Toast - Ferndale, MI


Two young men are fighting to the death. One is from one place and the other is from another place. These two young men have decided its OK to kill each other because that’s the whole point of why they’re where they are. Currently, they’re both doing their best not to be the one who gets killed.


About these two men locked in mortal struggle: one man is named Paul Johnson and the other is named Feda Noorzai. Paul, oddly enough, is thinking about how all he really wants is the banana coffee at Toast, a diner in his hometown of Ferndale, Michigan. Sure it’s a weird thing to think about when trying to kill another man, but it popped into his mind and that’s that. He’s thinking about how a sip of that coffee, maybe with a mountainous plate of chocolate chip pancakes, would be just about his version of heaven. He’s thinking how much he’s going to miss that if he dies (among many other things) and so he’s trying to kill Feda. Feda, though, is pretty much trying to do the opposite. In a more typical turn, Feda is thinking about his son and wife. Feda is trying to kill Paul because he wants to protect his family from things like military occupation and drone strikes. Above all, though, he hopes that if he dies his wife and son will actually get the stipend they were promised by the militia and won’t have to wait too long for it as other militiamen’s widows have had to.


Image ℅ Metro Alive


So, when you zoom into the scenario, with the two dudes thinking about stuff as they try to kill the other, it all gets pretty specific and sad. So let’s zoom out.


The reason why these two guys are even allowed to kill each other – without having to worry about getting charged for murder and all – are the people in charge back home that want things to stay the same. And while everyone (big “E” Everyone) back home may be kinda split on whether anyone should be getting out there and killing other people, ultimately it’s the decision of the people who decided, long before, that they want to convince everyone that they’re the right people to make decisions like that.


That’s all a bit confusing though. So, let’s boil it down.


It’s really about Toast Diner.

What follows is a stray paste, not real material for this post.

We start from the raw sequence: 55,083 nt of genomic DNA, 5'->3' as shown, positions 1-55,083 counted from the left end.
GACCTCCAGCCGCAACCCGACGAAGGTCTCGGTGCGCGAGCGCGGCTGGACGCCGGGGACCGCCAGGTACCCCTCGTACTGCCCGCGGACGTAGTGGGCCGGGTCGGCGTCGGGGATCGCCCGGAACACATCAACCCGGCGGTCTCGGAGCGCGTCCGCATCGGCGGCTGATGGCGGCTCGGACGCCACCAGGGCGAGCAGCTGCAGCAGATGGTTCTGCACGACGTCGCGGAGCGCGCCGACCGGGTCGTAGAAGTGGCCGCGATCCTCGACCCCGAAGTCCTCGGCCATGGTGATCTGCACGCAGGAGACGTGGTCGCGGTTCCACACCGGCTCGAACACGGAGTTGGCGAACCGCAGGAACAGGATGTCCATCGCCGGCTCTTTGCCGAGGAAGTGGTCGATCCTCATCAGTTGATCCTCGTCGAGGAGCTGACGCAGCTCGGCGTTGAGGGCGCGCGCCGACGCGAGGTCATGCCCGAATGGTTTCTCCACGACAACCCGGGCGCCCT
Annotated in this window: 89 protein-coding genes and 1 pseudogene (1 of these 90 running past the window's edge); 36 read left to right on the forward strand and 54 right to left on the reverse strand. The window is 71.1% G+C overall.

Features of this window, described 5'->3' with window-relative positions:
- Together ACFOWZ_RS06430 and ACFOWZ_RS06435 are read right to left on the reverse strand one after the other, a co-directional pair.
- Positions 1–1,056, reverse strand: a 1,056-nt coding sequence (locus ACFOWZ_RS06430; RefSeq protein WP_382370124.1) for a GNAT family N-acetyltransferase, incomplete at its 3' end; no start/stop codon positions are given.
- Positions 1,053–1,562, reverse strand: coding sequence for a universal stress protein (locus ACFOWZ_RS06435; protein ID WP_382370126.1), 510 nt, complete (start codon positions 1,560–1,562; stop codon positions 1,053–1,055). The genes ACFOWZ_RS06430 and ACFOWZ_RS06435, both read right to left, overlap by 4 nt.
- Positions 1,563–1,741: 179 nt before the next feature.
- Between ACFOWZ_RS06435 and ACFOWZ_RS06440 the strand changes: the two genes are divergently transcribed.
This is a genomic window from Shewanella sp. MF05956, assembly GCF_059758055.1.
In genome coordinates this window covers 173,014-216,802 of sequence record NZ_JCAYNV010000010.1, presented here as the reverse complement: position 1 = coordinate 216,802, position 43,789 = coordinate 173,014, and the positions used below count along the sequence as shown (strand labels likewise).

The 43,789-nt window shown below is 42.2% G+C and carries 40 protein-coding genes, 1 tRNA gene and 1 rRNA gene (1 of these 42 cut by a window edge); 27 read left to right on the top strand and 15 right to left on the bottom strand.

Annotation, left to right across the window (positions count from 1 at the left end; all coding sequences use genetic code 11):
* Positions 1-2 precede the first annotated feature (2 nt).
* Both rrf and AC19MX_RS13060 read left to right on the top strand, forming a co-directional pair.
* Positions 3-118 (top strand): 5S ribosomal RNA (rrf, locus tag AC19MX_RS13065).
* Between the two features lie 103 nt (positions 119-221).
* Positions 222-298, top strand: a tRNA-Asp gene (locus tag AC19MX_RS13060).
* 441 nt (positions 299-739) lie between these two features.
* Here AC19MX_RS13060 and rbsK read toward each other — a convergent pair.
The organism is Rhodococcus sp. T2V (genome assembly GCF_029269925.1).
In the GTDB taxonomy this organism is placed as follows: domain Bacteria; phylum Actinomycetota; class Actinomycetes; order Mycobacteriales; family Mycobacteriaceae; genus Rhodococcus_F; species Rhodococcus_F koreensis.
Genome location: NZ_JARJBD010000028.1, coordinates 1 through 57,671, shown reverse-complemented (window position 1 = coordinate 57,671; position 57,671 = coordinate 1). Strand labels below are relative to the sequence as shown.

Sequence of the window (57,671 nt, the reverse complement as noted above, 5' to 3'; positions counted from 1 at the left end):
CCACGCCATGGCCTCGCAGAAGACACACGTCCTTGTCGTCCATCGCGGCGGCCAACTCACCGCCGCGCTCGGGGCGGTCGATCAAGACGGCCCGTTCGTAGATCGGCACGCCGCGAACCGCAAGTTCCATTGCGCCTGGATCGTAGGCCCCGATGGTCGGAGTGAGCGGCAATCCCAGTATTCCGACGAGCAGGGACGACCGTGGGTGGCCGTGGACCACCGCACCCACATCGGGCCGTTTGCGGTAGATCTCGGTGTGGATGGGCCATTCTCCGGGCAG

Image ℅ Google Street view or something creepy


See, Paul thinks that more people should be able to live the way he’s lived, including stuff like being able to get a group of guys and girls together, maybe smoke a joint, and go to a diner like Toast. Feda, however, has a different view and thinks that people should live the way he’s lived. And, in Feda’s way of doing things, Paul might be able to go to Toast but he def couldn’t go there with girls or eat certain things or smoke weed because Feda’s God says that’s a no-no. Paul believes in God too but it’s a different one with different rules that are a little more lenient on the whole girls and eating scenarios (the rules are kinda fuzzy on drugs). So both these men believe that their particular way of doing things is, ultimately, better. Enough so that they’re willing to kill each other for it.


In reality though, the people who’re really responsible for Paul and Feda being where they are, are the people who make the rules on what’s the right way to do stuff. So, those people who can currently tell people what to do want to keep things going the same way they’ve been going, so they’re sending a bunch of people to kill other people in the hopes that they win and get more people to do stuff the way they want them to do it.


Image ℅ Metro Alive


The tricky part though is that those higher-up people on both sides figured out that sending other people to go kill and die is easier than going out and killing and dying  themselves. It would probably have changed their decision-making process if, when they wanted to go out and kill some other people, they actually had to go out and do it too. It would certainly help to show that they wanted things to stay the same for everyone back home and not just for them.